This made no fucking sense. It also shows that Bryke never had any intention of making the Equalists look legitimate, or allowing the movement any kind of validation. Why have Hiroshi go over the top and murder his daughter? Why not have them talk it out, yell at each other until they both start crying, come out of those walking weapons and deal with each other face-to-face like father and daughter should, because after all these are two people who love each other? This is a family that was never shown as unhealthy or abusive, like Zuko’s. It’s a family that is broken but mendable. Their fight would have still happened, but think how much more poignant it would have been if they both had retained their humanity, if Hiroshi was left as a violent revolutionary- but still a family man.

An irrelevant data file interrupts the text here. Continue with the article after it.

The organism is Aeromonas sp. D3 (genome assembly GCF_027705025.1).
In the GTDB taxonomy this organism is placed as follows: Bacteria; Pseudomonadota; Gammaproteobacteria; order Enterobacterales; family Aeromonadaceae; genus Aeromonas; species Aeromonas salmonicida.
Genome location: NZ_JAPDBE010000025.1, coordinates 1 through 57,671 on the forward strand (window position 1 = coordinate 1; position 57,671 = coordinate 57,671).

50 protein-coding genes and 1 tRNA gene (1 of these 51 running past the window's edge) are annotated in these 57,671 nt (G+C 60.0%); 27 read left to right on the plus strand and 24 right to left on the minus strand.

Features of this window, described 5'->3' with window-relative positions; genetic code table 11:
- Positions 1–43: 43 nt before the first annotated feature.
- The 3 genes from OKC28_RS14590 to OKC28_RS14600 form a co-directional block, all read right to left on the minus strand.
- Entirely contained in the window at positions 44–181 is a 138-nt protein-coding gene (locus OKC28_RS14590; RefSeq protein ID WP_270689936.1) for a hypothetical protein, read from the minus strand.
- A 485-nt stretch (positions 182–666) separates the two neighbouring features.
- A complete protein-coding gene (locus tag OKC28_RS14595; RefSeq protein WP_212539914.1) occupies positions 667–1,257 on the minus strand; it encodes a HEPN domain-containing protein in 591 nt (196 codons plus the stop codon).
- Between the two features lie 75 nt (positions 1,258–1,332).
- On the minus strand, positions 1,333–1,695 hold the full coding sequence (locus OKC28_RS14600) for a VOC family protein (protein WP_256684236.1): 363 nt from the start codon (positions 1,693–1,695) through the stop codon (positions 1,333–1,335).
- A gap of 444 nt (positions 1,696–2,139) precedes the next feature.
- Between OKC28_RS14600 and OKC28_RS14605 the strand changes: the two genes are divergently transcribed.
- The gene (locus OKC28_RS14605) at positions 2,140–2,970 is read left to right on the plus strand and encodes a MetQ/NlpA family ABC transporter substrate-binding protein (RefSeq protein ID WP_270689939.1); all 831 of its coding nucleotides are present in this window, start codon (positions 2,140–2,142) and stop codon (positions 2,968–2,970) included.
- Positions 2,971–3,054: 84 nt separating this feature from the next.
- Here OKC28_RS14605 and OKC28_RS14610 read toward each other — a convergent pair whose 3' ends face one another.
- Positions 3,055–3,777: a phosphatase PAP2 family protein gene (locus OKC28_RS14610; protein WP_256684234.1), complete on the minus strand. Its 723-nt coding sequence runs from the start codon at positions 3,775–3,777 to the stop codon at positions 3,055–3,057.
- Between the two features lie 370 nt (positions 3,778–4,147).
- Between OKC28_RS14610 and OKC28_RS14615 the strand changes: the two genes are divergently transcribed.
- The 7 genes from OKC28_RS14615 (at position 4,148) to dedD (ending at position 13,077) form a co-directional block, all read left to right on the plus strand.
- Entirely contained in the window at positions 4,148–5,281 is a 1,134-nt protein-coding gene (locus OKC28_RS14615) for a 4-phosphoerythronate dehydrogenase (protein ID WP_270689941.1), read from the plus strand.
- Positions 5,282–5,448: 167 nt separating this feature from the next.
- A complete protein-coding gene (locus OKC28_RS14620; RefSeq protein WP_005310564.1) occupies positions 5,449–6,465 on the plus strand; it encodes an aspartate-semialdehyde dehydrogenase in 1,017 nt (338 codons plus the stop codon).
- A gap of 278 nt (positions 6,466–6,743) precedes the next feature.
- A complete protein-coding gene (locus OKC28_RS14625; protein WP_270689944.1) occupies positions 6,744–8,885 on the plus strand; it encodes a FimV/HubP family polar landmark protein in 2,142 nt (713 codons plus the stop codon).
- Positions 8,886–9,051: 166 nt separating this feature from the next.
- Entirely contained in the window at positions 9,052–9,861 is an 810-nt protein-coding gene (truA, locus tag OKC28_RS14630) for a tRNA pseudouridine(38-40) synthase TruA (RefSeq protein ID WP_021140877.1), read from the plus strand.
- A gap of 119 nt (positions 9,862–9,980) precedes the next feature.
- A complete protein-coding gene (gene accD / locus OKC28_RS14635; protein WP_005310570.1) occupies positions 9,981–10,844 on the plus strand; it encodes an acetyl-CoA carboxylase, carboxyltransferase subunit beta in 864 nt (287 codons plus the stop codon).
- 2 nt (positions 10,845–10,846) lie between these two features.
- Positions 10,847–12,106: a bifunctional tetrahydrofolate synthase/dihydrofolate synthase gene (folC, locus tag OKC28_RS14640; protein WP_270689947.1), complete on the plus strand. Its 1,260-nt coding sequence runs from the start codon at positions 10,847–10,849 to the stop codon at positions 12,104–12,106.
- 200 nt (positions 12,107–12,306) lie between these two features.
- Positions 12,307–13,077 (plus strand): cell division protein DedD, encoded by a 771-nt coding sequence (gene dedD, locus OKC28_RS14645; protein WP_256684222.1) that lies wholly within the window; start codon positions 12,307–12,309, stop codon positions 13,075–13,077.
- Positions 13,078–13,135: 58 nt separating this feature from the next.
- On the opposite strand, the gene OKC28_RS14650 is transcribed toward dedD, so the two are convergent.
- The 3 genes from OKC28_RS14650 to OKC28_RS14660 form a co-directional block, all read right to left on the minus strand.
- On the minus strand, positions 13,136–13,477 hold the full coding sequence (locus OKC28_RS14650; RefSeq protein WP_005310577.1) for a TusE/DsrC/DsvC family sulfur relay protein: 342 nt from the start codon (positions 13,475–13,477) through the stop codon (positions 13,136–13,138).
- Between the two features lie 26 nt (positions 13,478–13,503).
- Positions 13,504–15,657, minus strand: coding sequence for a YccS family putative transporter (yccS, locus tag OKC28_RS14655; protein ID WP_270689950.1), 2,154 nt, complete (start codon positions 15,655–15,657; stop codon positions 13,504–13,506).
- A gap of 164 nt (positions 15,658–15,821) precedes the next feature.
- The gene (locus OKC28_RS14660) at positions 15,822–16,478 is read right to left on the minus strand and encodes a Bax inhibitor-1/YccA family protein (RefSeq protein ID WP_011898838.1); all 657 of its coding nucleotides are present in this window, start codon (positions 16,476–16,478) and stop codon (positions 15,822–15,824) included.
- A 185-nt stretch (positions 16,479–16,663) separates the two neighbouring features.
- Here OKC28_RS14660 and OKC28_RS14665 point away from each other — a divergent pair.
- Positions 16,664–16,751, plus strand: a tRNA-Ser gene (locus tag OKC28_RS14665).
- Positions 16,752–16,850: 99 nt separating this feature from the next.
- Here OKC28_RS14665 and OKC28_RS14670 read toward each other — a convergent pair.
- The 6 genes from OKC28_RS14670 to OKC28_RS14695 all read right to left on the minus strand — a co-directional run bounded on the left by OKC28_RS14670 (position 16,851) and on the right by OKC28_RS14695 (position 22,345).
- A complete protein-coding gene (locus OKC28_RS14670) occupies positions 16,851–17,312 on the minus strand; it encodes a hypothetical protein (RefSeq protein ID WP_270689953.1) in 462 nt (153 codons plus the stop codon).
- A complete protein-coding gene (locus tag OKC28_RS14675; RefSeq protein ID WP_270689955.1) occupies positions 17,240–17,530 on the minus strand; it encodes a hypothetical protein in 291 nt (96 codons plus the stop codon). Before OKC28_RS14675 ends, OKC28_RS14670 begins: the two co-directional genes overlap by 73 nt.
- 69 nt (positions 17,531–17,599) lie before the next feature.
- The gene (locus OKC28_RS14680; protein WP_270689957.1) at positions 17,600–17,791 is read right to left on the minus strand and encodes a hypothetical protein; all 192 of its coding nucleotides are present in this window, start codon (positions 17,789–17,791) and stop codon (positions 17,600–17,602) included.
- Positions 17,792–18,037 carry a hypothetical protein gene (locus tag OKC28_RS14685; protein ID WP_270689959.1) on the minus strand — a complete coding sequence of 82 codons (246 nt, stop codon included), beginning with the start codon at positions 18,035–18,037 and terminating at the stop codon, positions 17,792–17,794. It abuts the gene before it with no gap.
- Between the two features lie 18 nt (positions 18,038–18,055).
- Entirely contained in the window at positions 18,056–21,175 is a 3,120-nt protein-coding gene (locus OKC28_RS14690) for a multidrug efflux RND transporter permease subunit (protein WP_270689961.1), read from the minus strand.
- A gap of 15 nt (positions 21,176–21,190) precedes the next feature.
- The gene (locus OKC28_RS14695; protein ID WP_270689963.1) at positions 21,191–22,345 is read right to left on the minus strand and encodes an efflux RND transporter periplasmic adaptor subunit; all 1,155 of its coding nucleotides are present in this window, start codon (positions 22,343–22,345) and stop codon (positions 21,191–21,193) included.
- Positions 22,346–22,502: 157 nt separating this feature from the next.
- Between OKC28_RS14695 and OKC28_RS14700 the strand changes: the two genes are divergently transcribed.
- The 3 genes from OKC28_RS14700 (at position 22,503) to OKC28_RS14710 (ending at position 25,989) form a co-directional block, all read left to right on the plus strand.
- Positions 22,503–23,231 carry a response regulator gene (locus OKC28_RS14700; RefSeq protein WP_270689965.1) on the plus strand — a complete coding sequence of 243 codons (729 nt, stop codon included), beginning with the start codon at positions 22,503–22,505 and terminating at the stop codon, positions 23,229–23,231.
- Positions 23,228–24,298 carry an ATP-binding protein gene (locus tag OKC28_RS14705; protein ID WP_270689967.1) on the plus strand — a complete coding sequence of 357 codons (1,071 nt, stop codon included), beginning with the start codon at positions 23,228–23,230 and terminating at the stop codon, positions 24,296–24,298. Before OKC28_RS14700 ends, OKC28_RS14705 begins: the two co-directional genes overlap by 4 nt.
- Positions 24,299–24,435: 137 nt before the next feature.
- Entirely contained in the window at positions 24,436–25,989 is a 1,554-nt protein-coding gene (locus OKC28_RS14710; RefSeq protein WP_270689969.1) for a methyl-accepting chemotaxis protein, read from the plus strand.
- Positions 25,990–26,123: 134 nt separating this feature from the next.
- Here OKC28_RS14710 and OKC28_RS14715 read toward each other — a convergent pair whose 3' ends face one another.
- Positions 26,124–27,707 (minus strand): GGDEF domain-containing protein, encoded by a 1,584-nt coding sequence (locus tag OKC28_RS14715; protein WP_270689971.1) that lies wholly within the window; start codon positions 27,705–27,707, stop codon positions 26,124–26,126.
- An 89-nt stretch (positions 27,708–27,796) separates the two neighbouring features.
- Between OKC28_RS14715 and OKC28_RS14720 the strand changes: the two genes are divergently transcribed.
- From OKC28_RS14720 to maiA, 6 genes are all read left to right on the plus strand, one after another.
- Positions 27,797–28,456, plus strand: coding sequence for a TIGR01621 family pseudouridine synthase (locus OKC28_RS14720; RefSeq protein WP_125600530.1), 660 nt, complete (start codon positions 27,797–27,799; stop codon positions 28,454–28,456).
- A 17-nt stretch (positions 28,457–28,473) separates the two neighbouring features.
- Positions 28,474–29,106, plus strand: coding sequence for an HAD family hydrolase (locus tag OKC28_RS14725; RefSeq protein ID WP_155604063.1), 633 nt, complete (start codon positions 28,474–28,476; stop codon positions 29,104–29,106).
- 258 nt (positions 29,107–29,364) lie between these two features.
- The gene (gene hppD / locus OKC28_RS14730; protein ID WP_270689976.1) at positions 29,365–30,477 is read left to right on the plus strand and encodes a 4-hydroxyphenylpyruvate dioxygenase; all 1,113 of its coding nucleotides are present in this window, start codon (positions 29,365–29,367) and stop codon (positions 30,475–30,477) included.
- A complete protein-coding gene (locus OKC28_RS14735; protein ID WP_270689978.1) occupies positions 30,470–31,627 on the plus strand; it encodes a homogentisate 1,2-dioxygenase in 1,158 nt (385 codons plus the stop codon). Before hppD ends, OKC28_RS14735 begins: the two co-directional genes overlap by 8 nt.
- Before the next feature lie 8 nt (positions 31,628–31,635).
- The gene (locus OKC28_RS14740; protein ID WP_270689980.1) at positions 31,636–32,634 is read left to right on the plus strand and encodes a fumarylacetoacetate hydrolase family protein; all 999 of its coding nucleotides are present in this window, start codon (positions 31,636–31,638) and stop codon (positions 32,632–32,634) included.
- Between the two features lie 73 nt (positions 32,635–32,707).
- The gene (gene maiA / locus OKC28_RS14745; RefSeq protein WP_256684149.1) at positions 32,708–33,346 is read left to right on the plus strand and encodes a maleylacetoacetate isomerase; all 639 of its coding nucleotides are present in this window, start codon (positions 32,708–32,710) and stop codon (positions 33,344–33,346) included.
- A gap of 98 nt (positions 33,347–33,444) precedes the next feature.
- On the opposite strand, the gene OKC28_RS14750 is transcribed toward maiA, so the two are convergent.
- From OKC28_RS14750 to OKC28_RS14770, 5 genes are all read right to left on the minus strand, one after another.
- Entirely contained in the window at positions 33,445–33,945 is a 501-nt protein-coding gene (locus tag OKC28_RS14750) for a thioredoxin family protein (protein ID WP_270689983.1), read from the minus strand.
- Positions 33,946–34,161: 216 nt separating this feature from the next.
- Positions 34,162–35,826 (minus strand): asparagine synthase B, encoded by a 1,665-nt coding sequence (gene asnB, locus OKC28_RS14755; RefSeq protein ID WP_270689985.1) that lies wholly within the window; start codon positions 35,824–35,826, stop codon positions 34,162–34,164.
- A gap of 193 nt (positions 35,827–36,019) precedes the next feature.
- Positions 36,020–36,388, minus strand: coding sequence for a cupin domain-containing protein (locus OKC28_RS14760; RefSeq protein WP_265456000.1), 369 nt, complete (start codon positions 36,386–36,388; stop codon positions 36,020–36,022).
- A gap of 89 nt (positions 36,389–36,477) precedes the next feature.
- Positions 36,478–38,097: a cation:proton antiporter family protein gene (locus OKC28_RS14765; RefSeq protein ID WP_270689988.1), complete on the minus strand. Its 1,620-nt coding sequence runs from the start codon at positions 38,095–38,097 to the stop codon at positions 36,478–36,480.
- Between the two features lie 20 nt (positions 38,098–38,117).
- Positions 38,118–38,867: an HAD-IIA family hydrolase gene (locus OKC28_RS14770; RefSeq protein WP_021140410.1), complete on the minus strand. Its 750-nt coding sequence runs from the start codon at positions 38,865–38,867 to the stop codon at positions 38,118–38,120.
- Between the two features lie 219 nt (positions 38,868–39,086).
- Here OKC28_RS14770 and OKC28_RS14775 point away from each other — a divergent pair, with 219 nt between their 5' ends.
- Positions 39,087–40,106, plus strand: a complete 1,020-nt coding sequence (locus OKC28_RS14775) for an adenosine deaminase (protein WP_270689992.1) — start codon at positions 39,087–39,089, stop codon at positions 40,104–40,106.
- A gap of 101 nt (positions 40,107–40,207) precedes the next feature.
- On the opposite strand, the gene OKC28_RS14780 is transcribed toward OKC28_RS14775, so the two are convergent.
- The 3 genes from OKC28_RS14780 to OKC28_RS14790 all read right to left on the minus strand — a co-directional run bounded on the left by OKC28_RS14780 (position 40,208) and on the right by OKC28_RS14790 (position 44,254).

Instead, they have Hiroshi swallowed up by anger and made inhuman enough to try and murder his daughter, in a fit of character-smashing idiocy that completely left him unsympathetic. The only reason for them to do this would be to display, yet again, that the Equalists are wrong. They are misguided at best, violent and hate-filled at worst. The finale is full of such moments, with the writers doing their ham-handed best to show us these people are bad, immoral, and worth being defeated in the worst way.

It’s like they just could not deal with the complexities of the plot they had set up. They could not, for some reason, write this struggle as people fighting people, they set it up as a classic good vs. evil. They went for the simplest, most disappointing way to tell this story and boy, did the characters pay for it. 

Hiroshi Sato causes me a lot of pain in my heart.

Same.  I try to treat him better in AU fic.

fuckyeahgleelove:

lucyndareadsspookystories:

metallikato:

deepclaw:

sane-as-a-starkid:

dapper-darling:

disneycrossover:

If Harry Potter was made into a Disney movie [x]

Harry (Eric), Hermione (Belle), and Ron (Hercules) in Hogsmeade


PERFECTION


Luna (Rupunzel)